Canon 5D Reviews and Resources

The Canon 5D offers advanced photographers a lightweight, robust digital SLR that uses Canon’s superlative EF lenses without a conversion factor. Its full-frame 12.8 Megapixel CMOS sensor combines with Canon’s DIGIC II Image Processor, a high-precision 9-point AF system with 6 assist points, and “Picture Style” color control to deliver images of superior quality with enough resolution for any application.

Canon 5D Reviews

Canon’s press material for the EOS 5D states that it ‘defines (a) new D-SLR category’, while we’re not typically too concerned with marketing talk this particular statement is clearly pretty accurate. The EOS 5D is unlike any previous digital SLR in that it combines a full-frame (35 mm sized) high resolution sensor (12.8 megapixels) with a relatively compact body (slightly larger than the EOS 20D, although in your hand it feels noticeably ‘chunkier’). The EOS 5D is aimed to slot in between the EOS 20D and the EOS-1D professional digital SLR’s, an important difference when compared to the latter is that the EOS 5D doesn’t have any environmental seals. While Canon don’t specifically refer to the EOS 5D as a ‘professional’ digital SLR it will have obvious appeal to professionals who want a high quality digital SLR in a body lighter than the EOS-1D.

Luminous Landscape

The bottom line then is this – the Canon 5D is an immensely satisfying camera. In a physical size, weight and form factor it is little different than the mainstream of 5 – 8 Megapixel APS sized cameras. But Canon has, with the 5D, provided photographers with a full-frame 35mm of sufficient resolution – 12.8 Megapixel – to meet the print and reproduction size needs of the vast majority of serious photographers. Image quality, whether at normal or at high ISO, is as good as it currently gets.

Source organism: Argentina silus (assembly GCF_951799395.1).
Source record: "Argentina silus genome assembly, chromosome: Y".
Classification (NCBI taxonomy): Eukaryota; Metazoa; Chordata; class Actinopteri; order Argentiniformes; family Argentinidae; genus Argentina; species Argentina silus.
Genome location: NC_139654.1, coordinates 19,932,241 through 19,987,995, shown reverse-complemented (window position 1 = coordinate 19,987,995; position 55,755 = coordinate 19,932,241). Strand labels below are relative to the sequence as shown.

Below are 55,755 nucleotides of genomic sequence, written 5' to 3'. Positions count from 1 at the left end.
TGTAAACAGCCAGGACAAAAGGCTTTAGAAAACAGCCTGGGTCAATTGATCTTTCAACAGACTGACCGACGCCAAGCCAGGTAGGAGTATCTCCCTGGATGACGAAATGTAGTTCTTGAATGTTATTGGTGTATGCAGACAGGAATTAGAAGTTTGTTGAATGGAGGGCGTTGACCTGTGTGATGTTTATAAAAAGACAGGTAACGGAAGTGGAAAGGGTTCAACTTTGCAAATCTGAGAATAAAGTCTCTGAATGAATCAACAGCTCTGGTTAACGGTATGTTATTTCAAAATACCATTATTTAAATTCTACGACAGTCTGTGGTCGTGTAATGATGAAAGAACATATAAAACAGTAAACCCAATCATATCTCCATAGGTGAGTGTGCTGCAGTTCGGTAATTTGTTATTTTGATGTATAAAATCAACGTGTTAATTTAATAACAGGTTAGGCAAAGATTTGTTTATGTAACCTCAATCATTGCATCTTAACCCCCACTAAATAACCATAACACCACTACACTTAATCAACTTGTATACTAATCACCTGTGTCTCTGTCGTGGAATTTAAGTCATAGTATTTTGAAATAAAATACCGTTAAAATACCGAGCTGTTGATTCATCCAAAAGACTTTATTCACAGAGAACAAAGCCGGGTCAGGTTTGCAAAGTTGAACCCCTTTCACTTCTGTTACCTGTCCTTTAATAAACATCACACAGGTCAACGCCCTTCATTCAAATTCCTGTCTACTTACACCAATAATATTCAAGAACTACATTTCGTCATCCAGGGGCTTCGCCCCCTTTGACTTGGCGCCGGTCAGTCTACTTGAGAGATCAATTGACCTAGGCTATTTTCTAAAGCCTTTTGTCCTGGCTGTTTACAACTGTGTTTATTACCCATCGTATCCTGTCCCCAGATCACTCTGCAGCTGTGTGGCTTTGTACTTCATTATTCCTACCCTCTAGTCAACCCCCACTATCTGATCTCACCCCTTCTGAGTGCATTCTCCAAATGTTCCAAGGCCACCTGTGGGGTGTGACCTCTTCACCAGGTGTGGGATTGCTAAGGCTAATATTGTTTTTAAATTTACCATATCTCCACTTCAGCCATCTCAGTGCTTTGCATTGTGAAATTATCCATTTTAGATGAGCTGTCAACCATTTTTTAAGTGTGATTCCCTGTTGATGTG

The Canon EOS 5D is the essential camera for everything that photographers used to do with 35mm film. It is more than good enough for most professional photojournalism applications, but still simple enough that a yuppie can get one to throw in the glovebox of his BMW SUV and take pictures at the school soccer game.

Digital Outback Photo

Pictures from ISO 100-400 are very low noise, ISO 800 is still very good. The shots at ISO 1600 and 3200 are just amazing at this level.

The 5D noise behaviour is likely the best we ever have seen. Canon raised the bar quite a bit here.

Digital Camera Resource Page

Overall the EOS-5D’s photo quality was excellent. The camera took well-exposed photos with accurate color and low purple fringing levels. As for noise? Well, there isn’t much, as you’ve hopefully seen in these tests. I took many photos at the big SF Auto Show back in November at ISO 1000 and above, and all of the pictures could be printed at 8 x 10 or larger. As is the case with all D-SLRs, Canon has the in-camera sharpening turned way down, and if you want things to be sharper you can either increase that, or just post-process in Photoshop.


A decent midrange digital SLR camera built around a superb sensor, the Canon EOS 5D delivers great images and the familiar 35mm-film-format shooting experience for a comparatively low (though still hefty) price.

Steve’s Digicams

The bottom line is always image quality, and the 5D does not disappoint with its combination of 12.8-megapixel resolution, full-frame image sensor and low image noise. The 5D is capable of producing images rivalling the quality of the professional 1DS Mark II. Most pro’s will opt to shoot in RAW mode, using software tools to adjust for the desired degree of sharpness, saturation and contrast. But the 5D also produces high-quality finished JPEG images courtesy of its Picture Styles. While image noise is noticeable in midtone and shadow areas at sensitivities over ISO 800, ISO 1600 and 3200 produce very usable images.